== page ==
Cladding crisis: Billions promised to help flat owners and leaseholders

Billions of pounds of extra money has been promised to help flat owners and leaseholders tackle the cladding crisis.

Thousands of people across the region are facing extortionate bills, some as high as £100,000 each to make their properties safe.

The cash comes more than three and a half years after the Grenfell Tower disaster.

Housing Secretary Robert Jenrick has been addressing MPs where he has confirmed leaseholders in high-rise residential buildings will face no costs for cladding remediation works.

The Government will fund the “removal and replacement” of cladding on taller residential buildings, Housing Secretary Robert Jenrick said.

In a statement on cladding, he told the Commons: “We will make further funding available to pay for the removal and replacement of unsafe cladding for all leaseholders in high-rise residential building of 18-metres and above – or above six storeys – in England.

“We continue to take a safety-led approach and this funding will focus on the higher-rise buildings where the independent expert advisory panel tells us – time and again – the overwhelming majority of the safety risk lies, in line with the existing building safety fund and the anticipated scope of the new building safety regulator that we’re establishing and will shortly be legislating for.

“This will ensure that we end the cladding scandal in a way that is fair and generous to leaseholders.”According to reports, plans under consideration include a £5 billion grant on top of the £1.6 billion safety fund that leaseholders can currently apply to."

Robert Jenrick

However, there have been criticisms of the Government's announcement:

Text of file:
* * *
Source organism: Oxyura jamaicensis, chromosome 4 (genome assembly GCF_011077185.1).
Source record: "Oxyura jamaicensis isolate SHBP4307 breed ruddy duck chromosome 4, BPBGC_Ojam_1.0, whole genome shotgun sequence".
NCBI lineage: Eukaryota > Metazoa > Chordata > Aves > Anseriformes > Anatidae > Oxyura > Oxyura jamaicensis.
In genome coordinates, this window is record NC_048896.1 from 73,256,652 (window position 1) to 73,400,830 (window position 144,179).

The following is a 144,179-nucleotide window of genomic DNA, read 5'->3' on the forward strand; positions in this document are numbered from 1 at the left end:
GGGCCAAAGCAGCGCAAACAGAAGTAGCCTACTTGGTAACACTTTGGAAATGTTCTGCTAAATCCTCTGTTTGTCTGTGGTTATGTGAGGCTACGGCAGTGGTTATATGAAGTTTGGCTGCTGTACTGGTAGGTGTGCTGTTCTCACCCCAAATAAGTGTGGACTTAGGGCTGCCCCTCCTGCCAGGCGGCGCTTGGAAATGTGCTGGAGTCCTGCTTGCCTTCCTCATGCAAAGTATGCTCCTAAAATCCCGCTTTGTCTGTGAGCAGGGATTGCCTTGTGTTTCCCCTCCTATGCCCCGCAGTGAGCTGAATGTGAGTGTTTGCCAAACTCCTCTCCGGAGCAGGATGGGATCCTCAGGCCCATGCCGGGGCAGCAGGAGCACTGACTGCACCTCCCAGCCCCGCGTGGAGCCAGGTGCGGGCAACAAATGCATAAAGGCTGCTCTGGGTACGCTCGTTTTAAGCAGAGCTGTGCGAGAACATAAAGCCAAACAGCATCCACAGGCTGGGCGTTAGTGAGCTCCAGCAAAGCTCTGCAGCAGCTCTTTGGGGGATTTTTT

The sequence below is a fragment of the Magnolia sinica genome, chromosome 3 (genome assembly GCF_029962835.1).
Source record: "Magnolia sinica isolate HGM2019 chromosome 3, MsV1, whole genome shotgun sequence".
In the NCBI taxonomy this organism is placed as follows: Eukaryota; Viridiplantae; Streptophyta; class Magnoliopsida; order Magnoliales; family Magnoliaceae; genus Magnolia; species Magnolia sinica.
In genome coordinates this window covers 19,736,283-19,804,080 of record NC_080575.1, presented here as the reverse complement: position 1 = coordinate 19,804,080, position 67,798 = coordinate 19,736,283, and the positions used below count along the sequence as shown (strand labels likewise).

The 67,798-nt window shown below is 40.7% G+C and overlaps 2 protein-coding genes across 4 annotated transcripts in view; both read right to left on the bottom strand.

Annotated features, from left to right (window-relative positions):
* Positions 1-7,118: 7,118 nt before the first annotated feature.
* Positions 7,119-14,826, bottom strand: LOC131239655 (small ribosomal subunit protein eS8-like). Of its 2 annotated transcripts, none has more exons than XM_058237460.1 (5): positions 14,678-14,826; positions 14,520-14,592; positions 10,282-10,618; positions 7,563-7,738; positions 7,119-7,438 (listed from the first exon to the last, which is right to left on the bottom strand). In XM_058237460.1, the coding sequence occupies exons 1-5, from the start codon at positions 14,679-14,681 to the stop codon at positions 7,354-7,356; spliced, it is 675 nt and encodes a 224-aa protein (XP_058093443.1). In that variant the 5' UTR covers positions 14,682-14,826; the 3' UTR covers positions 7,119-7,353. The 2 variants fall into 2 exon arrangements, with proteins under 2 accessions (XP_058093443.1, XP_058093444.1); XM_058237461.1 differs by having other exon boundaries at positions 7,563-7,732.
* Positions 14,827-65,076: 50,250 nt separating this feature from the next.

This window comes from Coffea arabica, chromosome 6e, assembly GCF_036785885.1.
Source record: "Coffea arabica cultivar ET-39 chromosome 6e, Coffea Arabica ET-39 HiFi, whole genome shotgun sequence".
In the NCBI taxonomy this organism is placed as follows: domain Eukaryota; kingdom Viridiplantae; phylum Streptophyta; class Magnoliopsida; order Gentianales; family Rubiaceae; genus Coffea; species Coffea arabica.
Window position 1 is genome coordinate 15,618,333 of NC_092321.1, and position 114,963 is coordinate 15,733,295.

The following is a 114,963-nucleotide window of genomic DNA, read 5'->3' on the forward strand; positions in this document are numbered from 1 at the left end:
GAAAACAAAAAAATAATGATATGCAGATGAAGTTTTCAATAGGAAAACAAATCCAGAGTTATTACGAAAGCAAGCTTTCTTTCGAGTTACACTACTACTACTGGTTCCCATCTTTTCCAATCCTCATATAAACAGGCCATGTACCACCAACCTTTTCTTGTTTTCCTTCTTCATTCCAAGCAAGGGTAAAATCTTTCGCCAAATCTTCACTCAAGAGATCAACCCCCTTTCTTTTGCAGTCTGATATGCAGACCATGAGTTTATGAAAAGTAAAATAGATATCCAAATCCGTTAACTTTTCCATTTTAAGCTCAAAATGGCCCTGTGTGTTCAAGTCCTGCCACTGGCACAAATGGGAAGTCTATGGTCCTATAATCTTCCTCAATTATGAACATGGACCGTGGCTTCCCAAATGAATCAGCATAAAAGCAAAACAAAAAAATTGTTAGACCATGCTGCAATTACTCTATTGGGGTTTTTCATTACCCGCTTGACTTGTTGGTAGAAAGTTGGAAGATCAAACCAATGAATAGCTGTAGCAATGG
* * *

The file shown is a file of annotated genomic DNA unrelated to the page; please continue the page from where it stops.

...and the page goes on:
On lower and medium-rise blocks of flats, Mr Jenrick said: “The Government will develop a long-term scheme to protect leaseholders in this situation, with financial support for cladding remediation on buildings between four and six storeys.

“Under a long-term low-interest scheme, no leaseholder will ever pay more than £50 a month towards the removal of unsafe cladding, many far less. Taken together this means the Government is providing more than £5 billion including a further £3.5 billion announced today plus the significant cost of the very generous financing scheme which will run for many years to come to ensure all leaseholders in medium and high-rise blocks face no costs or very low costs if cladding remediation is needed."

Earlier this month, Granada Reports reported on how the cladding crisis in the region is having an effect on families and children's mental health.

Mr Jenrick’s announcement comes amid growing criticism of the Government’s response to the cladding crisis in the wake of the 2017 Grenfell Tower fire, which killed 72 people.

The fire was sparked by a fault in a fridge-freezer and spread quickly to several floors of the west London tower with the cladding and insulation cited as the cause for the rapid progression of the blaze.

The House of Commons has previously heard how huge numbers of people, especially leaseholders, are “stuck in the middle” and living in “unsafe homes” which they cannot sell, but are being asked to “foot the bill” for remediation works.

Earlier this month, Labour demanded the creation of a national taskforce to “get a grip” on the cladding crisis, with their opposition motion supported by 263 votes to zero.

Residents of buildings with flammable cladding have said it has made their flats “worthless” and they are “trapped” and unable to sell the properties.

At last week’s Prime Minister’s Questions, Boris Johnson said: “We are determined that no leaseholder should have to pay for the unaffordable costs of fixing safety defects that they didn’t cause and are no fault of their own.”